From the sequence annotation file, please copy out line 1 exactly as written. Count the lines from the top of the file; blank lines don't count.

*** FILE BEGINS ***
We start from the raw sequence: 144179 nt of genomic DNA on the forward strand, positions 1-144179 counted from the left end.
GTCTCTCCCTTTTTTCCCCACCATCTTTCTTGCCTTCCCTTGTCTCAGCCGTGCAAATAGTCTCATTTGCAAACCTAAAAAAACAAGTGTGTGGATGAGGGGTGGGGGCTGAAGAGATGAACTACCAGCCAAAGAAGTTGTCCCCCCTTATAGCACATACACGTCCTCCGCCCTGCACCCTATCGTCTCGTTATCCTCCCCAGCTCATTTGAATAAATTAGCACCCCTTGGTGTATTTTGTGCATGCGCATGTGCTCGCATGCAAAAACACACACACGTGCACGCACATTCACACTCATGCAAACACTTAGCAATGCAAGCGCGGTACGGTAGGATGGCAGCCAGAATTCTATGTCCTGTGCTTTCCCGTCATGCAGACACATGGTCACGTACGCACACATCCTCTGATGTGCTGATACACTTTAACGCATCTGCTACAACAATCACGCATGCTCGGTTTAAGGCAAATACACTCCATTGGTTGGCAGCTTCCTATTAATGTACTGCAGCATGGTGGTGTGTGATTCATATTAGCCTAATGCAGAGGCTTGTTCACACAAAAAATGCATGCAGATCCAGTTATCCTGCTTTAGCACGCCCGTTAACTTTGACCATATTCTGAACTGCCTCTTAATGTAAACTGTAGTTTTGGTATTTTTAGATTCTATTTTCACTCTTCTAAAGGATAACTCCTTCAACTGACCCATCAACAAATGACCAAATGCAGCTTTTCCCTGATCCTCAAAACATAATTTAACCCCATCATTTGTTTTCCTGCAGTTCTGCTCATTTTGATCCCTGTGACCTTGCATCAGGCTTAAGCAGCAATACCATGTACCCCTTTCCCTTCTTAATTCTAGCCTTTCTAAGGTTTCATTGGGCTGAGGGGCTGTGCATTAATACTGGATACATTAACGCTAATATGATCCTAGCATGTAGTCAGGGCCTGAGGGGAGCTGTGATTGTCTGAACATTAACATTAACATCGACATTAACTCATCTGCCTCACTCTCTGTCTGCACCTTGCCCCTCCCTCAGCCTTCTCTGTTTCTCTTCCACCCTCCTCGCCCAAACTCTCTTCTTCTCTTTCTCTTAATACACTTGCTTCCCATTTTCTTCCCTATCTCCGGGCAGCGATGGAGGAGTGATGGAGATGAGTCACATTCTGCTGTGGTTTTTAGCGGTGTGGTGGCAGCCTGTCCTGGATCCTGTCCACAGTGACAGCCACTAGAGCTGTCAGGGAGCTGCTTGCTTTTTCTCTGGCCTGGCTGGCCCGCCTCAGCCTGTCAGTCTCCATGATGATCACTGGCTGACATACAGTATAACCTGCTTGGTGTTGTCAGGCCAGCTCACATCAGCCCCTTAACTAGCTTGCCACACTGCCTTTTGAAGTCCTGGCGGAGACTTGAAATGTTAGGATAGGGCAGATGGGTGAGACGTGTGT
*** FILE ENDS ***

We start from the raw sequence: 144179 nt of genomic DNA on the forward strand, positions 1-144179 counted from the left end.